When a pair of Texas parents file for divorce, they usually try to negotiate an agreement regarding all issues relevant to their children. These issues typically have to do with residence, education, health, finances and more. If child custody orders list one parent as the primary caretaker of the children, it does not mean that the other parent should be denied access to the kids.
In fact, unless the court has restricted or prohibited visitation, a custodial parent is acting unlawfully if he or she tries to fracture the relationship between the children and the other parent, especially if children are being lied to or denied communication with their mother or father. Parental alienation occurs when one parent sets out to isolate his or her children from the other parent. This is typically accomplished by convincing the children that the other parent is a bad person or cannot be trusted.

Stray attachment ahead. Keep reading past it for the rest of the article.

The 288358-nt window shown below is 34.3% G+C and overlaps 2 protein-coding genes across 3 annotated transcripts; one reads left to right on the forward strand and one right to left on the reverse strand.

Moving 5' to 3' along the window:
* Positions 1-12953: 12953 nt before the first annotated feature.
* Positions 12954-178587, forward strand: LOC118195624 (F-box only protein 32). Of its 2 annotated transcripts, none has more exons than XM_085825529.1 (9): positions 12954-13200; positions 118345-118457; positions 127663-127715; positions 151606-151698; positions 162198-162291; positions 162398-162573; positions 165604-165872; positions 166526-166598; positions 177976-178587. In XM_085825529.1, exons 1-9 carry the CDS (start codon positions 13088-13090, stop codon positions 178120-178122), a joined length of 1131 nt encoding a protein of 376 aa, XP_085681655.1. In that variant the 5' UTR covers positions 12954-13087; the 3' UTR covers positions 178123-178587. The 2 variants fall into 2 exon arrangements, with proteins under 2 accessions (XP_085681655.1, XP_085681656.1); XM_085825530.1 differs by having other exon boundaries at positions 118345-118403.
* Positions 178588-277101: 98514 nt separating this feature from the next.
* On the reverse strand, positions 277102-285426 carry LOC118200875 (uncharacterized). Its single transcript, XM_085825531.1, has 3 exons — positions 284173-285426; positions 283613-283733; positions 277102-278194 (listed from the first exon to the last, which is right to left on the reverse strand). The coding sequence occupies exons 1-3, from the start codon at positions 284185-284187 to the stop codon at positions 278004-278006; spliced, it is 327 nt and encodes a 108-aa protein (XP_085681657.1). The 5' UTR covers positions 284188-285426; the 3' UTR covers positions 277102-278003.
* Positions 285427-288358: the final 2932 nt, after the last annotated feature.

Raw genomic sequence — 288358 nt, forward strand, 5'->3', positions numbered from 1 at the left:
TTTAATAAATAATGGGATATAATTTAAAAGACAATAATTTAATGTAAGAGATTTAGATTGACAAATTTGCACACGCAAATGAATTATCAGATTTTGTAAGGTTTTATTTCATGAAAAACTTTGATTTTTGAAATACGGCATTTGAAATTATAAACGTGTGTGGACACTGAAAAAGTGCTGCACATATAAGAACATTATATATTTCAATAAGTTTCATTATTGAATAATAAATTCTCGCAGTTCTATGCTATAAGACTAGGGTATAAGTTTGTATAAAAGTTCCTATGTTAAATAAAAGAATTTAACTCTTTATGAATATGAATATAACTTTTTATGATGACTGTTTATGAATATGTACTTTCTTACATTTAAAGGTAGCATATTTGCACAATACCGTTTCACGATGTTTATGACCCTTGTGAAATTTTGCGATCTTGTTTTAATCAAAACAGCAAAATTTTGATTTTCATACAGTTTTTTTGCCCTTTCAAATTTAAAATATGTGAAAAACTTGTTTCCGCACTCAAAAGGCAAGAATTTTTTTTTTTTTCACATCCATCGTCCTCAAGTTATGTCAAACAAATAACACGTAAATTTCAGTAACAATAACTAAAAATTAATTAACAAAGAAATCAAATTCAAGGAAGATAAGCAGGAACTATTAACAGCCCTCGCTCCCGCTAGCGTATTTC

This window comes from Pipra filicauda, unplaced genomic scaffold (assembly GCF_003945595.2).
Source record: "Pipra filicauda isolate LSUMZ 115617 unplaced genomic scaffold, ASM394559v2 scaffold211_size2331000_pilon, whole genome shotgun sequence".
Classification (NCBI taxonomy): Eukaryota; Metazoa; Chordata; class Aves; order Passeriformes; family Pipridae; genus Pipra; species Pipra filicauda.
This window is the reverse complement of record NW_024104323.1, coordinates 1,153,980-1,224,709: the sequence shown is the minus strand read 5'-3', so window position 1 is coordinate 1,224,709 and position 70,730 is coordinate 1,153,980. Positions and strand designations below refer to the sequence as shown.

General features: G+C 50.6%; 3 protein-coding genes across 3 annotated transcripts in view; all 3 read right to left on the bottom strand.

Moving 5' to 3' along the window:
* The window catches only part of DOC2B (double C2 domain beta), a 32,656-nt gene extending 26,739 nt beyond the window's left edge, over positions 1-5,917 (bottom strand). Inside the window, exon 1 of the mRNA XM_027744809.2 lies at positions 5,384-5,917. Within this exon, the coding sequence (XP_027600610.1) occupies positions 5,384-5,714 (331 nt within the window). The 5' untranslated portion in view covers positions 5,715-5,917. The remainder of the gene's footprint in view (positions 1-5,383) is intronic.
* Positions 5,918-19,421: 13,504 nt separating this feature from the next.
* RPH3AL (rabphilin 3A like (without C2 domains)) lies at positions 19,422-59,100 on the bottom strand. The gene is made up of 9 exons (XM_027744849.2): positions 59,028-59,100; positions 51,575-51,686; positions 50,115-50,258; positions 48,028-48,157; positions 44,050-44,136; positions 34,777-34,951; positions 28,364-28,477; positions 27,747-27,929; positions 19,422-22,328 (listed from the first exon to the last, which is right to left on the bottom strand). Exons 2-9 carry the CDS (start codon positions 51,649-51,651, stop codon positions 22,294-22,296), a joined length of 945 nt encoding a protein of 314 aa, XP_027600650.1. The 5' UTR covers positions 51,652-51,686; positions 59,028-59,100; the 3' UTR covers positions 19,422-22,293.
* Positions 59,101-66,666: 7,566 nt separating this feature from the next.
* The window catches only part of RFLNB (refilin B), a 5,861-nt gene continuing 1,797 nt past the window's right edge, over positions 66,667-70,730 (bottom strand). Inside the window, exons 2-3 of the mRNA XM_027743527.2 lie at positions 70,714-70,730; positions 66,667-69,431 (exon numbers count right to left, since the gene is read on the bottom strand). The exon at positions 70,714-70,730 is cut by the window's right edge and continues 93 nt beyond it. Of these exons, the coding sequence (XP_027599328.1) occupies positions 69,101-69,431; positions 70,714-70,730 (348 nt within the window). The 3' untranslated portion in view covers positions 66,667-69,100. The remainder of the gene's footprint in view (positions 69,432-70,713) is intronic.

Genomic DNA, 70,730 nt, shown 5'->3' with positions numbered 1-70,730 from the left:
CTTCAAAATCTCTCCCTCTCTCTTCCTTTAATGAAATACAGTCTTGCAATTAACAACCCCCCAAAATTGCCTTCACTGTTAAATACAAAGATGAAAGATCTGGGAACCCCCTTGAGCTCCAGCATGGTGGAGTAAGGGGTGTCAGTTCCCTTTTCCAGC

Resolving child custody problems
If you have an existing court order stating that you can spend time with your children on certain days of the week or at specific times, your ex must adhere to the order. When a person violates a court order, the judge who is overseeing the case may decide to hold that individual in contempt of court. Besides the legal aspects of a parental alienation scheme, children are usually the ones who suffer most because it is traumatic to be told that their parent doesn’t love them or hates them or will harm them.
If your former spouse is not following child custody rules, you can bring the matter to the court’s attention. Vela & Del Fierro, in Texas, provides strong legal support to parents who have been wrongfully ousted from their children’s lives. You can request a meeting to discuss the issue and explore options for seeking the court’s intervention, as appropriate.